Congrats and grumblings pour in on Putin victory in Russian constitutional vote

The Kremlin celebrates as overwhelming support is seen for President Putin in a national vote on constitutional reforms. Meanwhile, there have been equal congratulations and concerns aired in the wake of Putin's victory, as the United States grumbles over the conduct of the elections. This could point toward more tensions between the US and Russia.

Russian constitutional vote

The Kremlin on Thursday hailed as a “triumph” overwhelming backing in a Russian constitutional vote on reforms to extend President Vladimir Putin’s rule. The Central Elections Commission announced that 77.92 percent of voters had backed the reforms with a turnout of 67.97 percent after all votes had been counted.

Final results after the week-long vote showed that nearly 78% of voters had backed changes to the constitution allowing Putin potentially two more six-year terms after his current one ends in 2024.

Russian constitutional vote: a triumph for the Kremlin

The results mean that the 67-year-old former KGB officer, who has ruled Russia for over two decades as either president or prime minister, could be in power until he is 83. Already the longest-serving leader in modern Russian history since Josef Stalin, Putin says he has yet to decide on his political future, though critics say they are sure he will try to stay in the Kremlin for as long as he can.

Some analysts believe he may however be keeping his options open so as not to become a lame duck before 2024.

The Kremlin “definitely considers this as a triumph,” presidential spokesman Dmitry Peskov told reporters, describing the vote as a “referendum on trust” in the Russian president.

Read more: Aftermath of NYT story: US firm on Russia but door open for Putin, says Pompeo

“Thank you very much for your support and trust,” Putin said in televised remarks during which he also warned that modern Russia was still in the process of being formed.

Other amendments strengthen presidential and parliamentary powers, enshrine traditional values including an effective ban on gay marriage and guarantee better minimum wages and pensions. “Now that Russians have given such support for changes to the constitution, this will all become the foundation for a better future for our country,” Peskov said.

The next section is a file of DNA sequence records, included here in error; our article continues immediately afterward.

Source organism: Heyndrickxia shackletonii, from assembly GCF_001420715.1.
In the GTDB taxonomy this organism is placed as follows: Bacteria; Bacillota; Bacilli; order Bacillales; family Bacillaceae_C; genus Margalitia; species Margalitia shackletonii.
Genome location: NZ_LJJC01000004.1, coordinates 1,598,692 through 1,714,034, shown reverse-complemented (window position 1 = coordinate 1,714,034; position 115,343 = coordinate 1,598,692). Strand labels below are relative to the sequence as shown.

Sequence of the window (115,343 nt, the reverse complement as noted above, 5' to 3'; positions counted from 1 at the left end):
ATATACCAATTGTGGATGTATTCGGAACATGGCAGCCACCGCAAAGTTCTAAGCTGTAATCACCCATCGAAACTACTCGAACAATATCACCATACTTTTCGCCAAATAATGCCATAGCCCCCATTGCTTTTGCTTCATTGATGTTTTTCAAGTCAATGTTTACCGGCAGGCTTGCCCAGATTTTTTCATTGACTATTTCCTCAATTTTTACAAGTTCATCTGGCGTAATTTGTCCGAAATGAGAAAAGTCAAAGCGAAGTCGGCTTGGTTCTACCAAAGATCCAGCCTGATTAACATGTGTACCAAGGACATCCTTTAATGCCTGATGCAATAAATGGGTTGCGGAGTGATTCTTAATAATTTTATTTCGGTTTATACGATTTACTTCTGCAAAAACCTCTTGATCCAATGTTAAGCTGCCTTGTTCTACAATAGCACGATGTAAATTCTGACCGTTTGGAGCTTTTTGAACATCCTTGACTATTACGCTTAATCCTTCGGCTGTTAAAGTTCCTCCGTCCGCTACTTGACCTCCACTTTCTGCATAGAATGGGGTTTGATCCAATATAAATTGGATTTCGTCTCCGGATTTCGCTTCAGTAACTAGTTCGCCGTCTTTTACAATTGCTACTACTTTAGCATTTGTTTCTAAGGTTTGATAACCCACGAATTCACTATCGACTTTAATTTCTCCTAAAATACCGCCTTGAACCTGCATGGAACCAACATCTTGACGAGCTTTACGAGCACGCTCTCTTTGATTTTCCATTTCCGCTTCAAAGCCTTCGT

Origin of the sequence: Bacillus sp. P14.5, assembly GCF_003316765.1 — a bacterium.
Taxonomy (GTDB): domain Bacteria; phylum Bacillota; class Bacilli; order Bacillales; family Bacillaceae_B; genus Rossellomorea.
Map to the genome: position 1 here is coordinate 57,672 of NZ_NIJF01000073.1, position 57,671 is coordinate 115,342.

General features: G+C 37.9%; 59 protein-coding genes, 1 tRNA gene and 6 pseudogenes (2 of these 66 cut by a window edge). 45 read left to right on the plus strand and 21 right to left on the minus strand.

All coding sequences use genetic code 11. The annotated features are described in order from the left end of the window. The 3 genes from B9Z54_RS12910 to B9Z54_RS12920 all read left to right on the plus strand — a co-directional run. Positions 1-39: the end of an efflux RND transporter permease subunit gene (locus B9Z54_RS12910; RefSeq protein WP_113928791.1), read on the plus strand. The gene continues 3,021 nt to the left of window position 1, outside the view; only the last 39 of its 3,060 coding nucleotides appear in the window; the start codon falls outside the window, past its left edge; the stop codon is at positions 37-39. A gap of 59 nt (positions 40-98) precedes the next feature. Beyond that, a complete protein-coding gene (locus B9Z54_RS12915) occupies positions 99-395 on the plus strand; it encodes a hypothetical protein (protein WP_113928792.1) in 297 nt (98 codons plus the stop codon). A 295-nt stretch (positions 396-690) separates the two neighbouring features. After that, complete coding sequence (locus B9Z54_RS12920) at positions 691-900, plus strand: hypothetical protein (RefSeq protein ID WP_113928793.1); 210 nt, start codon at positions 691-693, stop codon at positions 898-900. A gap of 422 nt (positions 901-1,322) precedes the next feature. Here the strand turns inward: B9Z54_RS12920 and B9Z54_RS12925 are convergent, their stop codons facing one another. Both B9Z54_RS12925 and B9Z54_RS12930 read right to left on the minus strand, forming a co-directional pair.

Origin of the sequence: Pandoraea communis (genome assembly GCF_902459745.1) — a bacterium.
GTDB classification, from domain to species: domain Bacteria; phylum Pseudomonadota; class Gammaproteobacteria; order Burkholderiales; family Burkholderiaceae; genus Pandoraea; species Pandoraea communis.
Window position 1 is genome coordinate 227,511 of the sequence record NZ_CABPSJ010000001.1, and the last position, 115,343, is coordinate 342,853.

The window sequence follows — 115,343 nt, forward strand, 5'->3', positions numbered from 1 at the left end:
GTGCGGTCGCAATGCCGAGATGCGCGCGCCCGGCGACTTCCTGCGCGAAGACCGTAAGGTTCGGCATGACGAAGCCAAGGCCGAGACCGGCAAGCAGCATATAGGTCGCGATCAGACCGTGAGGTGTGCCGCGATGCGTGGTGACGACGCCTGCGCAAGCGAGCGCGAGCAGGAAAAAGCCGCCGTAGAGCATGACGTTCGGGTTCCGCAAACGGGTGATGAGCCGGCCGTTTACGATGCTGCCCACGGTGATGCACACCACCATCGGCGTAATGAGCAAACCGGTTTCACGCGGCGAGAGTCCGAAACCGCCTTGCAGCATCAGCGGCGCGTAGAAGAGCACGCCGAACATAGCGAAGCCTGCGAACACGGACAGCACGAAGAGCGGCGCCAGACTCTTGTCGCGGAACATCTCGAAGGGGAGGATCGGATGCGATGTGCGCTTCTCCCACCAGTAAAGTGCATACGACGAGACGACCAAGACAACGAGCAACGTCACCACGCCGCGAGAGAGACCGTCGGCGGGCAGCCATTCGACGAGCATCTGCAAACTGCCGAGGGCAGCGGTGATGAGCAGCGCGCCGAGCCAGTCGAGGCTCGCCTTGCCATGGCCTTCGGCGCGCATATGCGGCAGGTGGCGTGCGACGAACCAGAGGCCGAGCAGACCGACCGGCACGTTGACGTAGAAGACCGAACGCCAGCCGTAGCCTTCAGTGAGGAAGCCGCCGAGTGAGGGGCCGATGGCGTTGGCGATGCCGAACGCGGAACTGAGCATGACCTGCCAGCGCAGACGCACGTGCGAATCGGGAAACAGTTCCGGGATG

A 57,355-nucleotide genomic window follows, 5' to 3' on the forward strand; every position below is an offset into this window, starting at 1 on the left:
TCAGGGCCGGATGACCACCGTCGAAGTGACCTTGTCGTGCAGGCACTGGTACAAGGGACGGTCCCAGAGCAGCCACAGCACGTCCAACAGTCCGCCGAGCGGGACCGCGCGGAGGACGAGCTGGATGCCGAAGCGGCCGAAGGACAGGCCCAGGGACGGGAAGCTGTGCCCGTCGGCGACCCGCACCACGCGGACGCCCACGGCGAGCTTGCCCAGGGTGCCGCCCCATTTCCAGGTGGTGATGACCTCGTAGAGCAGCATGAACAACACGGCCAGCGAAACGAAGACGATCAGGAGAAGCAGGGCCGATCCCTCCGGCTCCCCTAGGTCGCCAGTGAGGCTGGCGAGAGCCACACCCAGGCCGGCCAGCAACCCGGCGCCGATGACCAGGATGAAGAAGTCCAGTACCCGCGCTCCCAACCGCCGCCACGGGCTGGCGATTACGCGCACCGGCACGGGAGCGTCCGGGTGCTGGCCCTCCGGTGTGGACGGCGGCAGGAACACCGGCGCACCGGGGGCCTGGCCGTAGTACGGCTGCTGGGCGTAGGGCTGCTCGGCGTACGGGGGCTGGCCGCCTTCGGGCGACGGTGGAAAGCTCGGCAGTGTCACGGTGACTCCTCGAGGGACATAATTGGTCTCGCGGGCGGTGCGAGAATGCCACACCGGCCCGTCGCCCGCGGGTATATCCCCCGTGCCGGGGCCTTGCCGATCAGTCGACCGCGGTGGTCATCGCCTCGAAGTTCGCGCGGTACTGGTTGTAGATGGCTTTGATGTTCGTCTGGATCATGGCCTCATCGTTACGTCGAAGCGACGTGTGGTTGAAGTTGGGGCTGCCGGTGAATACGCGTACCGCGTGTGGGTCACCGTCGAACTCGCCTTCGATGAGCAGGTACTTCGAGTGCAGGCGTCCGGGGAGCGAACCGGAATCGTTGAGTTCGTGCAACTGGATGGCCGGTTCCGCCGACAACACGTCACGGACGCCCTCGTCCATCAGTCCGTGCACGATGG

“It was very difficult to predict the extremely high turnout and the extremely high support.”

The result was seen by many as a foregone conclusion, however, and copies of the new constitution were already on sale in bookshops weeks ahead of the ballot.

India congratulates Putin on Russian constitutional vote

Prime Minister Narendra Modi on Thursday “warmly congratulated” Russian President Vladimir Putin after a nationwide vote on constitutional reforms, in contrast to expressions of unease in Washington and Brussels.

In a phone call Modi “warmly congratulated President Putin on the success of celebrations marking the 75th anniversary of the victory in the Second World War, and also for successful completion of the vote on constitutional amendments in Russia”, a statement said.

The constitutional reforms approved in a nationwide vote by 77.92 percent of Russian voters could allow Putin to extend his rule until 2036.

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The US State Department said it was “troubled” by reports of government efforts to manipulate the result and “especially concerned” about the provision in the reforms potentially extending Putin’s rule by a further 16 years.

India, the world’s largest democracy has long walked a delicate tightrope in its relations with the United States and Russia.

In February Modi hosted US President Donald Trump at a huge “Namaste Trump” rally before agreeing a raft of defence deals even as they failed to see eye-to-eye on trade.

In 2018 Modi and Putin hugged in New Delhi as they signed an accord for Russia, India’s biggest arms supplier, to supply its S-400 missile system despite the threat of US sanctions.

United States voices concerns 

The United States on Thursday voiced concern over Russia’s constitutional referendum, pointing to reports of voter coercion and reiterating alarm that President Vladimir Putin will be able to extend his rule.